Monday, March 26, 2007
I think I might Vomit....
Interesting. This week, Time's cover story is an essay arguing in favor of teaching the Bible in schools, which can be boiled down to this: "Of course the Bible should be taught in schools. Duh. It's religion that shouldn't be." On the cover of its international edition is a story that is less easily boiled down: "The Truth About Talibanistan," about the resurgence of the Taliban and al-Qaeda in Afghanistan (and also, Pakistan), and how it's "the next battleground of the war on terrorism." The story is in the U.S. edition of the magazine but not on the American cover, presumably because Rick Stengel & co. think the Bible will do better newsstand (even though it is a singularly unattractive cover).
This episode echoes a similar decision made by the Newsweek brass in October when the international editions all ran a cover called "Losing Afghanistan: The Rise of Jihadistan " about the resurgence of the Taliban and al-Qaeda in Afghanistan (and also, Pakistan),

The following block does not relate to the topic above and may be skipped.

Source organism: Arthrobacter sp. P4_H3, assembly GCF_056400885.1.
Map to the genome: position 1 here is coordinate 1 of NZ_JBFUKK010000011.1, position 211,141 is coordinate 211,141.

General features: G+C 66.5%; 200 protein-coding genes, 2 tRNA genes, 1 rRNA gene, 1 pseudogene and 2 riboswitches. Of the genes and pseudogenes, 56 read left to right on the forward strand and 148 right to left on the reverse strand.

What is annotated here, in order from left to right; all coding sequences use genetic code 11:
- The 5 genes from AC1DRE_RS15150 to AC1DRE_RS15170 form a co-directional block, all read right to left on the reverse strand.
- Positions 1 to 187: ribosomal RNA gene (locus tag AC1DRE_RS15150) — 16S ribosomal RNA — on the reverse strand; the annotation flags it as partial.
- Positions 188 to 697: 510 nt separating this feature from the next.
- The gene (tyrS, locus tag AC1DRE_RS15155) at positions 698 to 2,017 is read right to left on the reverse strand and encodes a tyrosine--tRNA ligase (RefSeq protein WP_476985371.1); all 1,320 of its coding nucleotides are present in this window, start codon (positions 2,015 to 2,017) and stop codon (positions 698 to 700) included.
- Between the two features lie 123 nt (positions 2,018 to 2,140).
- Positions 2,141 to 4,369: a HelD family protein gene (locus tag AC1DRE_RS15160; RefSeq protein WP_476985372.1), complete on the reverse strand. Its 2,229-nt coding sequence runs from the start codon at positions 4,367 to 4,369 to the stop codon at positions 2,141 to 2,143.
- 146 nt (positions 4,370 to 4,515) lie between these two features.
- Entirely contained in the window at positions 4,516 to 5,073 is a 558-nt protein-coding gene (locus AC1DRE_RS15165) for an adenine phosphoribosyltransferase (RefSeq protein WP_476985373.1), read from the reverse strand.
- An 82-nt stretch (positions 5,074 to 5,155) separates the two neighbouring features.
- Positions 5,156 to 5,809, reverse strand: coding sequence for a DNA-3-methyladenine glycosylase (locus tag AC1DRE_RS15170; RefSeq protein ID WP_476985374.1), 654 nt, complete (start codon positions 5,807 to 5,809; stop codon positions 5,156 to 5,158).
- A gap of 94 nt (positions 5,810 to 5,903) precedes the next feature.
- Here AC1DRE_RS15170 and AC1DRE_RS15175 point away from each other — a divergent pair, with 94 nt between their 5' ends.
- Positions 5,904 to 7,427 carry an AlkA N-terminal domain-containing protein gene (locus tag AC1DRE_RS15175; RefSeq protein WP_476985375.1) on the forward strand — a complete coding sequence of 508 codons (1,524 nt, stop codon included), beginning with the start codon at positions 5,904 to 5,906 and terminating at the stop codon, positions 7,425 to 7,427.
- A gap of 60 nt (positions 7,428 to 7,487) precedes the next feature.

and how it's a place from which "Al Qaeda or other terrorist groups [can] hatch the next 9/11." The American cover? An exclusive cover shot and story on Annie Leibovitz entitled "My Life In Pictures" (which was also controversial for whitewashing her life as a lesbian); presumably Jon Meacham & co. thought it would do better on the newsstand.
It's odd that Time would choose to backburner this story after what happened at Newsweek — the swap-out did garner a bit of attention, including a touch of ridicule by Jon Stewart, and the parallels are pretty instantly noticeable (i.e. swapping out an evergreen cover for the very same story about Afghanistan's jihadist tendencies). It's not that teaching the Bible in school isn't importantzzzzzzzzz.... (just kidding, we love tussling over Bible issues but seriously, taking Exodus 21:24 literally? Never mind the Bible, the Talmud in Ketuvot 32b and Bava Kamma 83b should be required reading! C'mon, Time, let's see your cover essay about that). It's just interesting that both venerable newsweeklies chose safer, more homegrown-Americana type covers over deeply reported pieces from the Middle East that advance our understanding of what is happening over there and to what the U.S. may soon have to respond. Plays well in the rest of the world, sure — but I guess not so much in Biblestan.